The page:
Onshore wind: time to improve how we engage

03 June 2020

Onshore wind: time to improve how we engage

We have an opportunity, let’s seize it: more representative and meaningful engagement can help developers put forward better plans and allow local authority decision-makers to take better decisions.

Onshore wind is back! Or set to make a comeback in the UK following Government announcements this spring that developers will be able to bid for price support. This is welcome news, necessary for the transition to Net Zero and receiving a lot of support via recent calls to #BuildBackBetter for a #GreenRecovery. Yet it got me thinking back to what felt like a light-switch being flicked off in the sector, as projects stalled and were shelved, and jobs were lost.

In England it was getting increasingly tough to get local planning consent, as anti-wind campaign groups lobbied harder against new sites and council planning officers got more stretched as austerity set in. Then the Cameron Government changed policy, in effect shutting down the market for years. 

So, what can we learn from last time?

We need to think about the process. Developers must demonstrate they have consulted and engaged with the community. Yet this often took the form of a leaflet drop, a parish council presentation, and some pop-up banners in a draughty village hall. Participants were frequently only those who felt most strongly about the proposals – for or against. Did the engagement really develop understanding and leave people better informed?   

Once the application is submitted to the Council, the planning department also consults. But again, who would read the lengthy reports and write in? Then, after sometimes years of studies and planning, a committee of councillors would come together, often in front of a vocal audience and after a matter of hours vote yes or, quite likely, no.

I say from personal experience, that it’s only human to be influenced by an email campaign or a room full vocal residents – after all you’re there to represent local people, right!?*

How could better engagement help?

Increased public representation

Best practice engagement would ensure that a more representative audience is involved. Using more robust engagement and social research methods, commonly used in other sectors, could ensure that both the developer and the decision-makers are hearing opinions that really reflect the local community.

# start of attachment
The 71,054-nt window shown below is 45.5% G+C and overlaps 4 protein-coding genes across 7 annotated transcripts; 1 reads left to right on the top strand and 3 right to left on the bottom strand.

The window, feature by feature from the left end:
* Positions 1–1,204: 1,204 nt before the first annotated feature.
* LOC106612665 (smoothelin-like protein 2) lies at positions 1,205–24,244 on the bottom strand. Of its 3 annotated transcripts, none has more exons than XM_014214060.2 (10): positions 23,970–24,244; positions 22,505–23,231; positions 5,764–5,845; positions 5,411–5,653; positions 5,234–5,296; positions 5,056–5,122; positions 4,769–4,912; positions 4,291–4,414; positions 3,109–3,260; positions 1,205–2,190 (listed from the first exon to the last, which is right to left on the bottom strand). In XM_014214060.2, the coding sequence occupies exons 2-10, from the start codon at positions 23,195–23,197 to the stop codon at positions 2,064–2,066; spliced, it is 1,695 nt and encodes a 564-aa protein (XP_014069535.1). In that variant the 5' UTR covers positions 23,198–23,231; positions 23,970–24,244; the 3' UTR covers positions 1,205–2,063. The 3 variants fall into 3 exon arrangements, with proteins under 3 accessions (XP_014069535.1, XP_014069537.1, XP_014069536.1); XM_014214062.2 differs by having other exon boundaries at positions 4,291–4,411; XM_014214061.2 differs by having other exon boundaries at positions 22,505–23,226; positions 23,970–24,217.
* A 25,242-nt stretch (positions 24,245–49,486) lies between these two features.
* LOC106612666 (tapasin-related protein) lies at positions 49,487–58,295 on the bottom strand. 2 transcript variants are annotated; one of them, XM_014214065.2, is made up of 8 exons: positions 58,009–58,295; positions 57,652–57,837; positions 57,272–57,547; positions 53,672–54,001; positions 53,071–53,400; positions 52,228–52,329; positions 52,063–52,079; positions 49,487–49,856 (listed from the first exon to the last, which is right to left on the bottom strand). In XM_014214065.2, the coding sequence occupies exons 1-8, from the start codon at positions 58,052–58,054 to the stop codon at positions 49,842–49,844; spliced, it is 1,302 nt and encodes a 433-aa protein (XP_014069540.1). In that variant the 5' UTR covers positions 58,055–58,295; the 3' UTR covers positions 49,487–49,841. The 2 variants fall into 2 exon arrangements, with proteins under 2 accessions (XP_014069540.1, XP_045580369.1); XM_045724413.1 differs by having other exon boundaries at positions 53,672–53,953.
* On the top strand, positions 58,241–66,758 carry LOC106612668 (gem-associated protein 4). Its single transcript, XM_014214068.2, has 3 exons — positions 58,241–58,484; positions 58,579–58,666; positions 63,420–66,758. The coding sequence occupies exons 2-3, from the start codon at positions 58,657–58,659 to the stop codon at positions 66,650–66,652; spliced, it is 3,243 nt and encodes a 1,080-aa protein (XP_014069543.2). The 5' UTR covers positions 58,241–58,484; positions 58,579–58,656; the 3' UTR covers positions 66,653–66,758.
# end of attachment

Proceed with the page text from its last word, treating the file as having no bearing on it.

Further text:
You could top up any open public consultation with a survey or focus groups to help ensure respondents broadly reflect the local community. Representative surveys such as the BEIS Public Attitudes Tracker show consistent levels of support for renewables, and this spring, support for on-shore wind was at 81%. But does this translate into support for a local wind farm?

It’s still fundamental to understand the concerns of the nearest neighbours, but on the issue of where our electricity comes from, the wider view should also be heard. After all, the context of climate change impacts us all. This becomes ever more important when you consider that local councillors are not particularly diverse themselves, so there is value in taking the time to seek out and engage with more diverse community groups.

More meaningful dialogue

Better engagement would give participants the time and tools to take on more information and give more considered input. At Traverse we find that if you give people the necessary support and space, they always have useful ideas and a wealth of local knowledge.

Equally, engagement should begin when there is scope to shape plans, and continue, to maintain participation at key stages. For example, starting by ensuring participants understand the planning constraints and site selection process, and asking them to help shape a community involvement strategy.

Convening public and/or stakeholder reference groups, reflective of the local community, and engaging with them using deliberative techniques can add huge value. A deliberative approach allows time for participants to hear and question information, then take part in a facilitated discussion where views and recommendations develop and are shaped collectively.

For more meaningful dialogue you also need trust in the process. Developers often appoint communications and public affairs agencies to work with them. This is understandable when you need to reach a large audience and the decision-makers are elected politicians. However, it can lead to a tendency for engagement which feels like a communications exercise, and participants worrying that their views won’t be accurately reflected. Involving independent parties in the process can help mitigate this, and at Traverse independence in representing participant views is key to our practice ethos.

Going a step further, what if Local Authorities convened residents in deliberative processes such as citizen assemblies to act as formal consultees, either before or after the plans are submitted!? Could residents be called up on a rolling basis, much like jury service?

So, let’s be more ambitious in our engagement this time!

Let’s live up to the ethos of the Localism Act: an approach that will be ever more important as our power grid becomes a more localised system, transforming our homes, commutes and indeed lives!

If you want to shoot the breeze (hah) on engaging communities about renewables, find me @byAmelieT or for a fuller conversation on how Traverse could help, email me amelie.treppass@traverse.ltd

*I recognise this is an issue inherent to any kind of planning application, not just onshore wind. As a former Councillor I thankfully didn’t have to sit on a planning committee!

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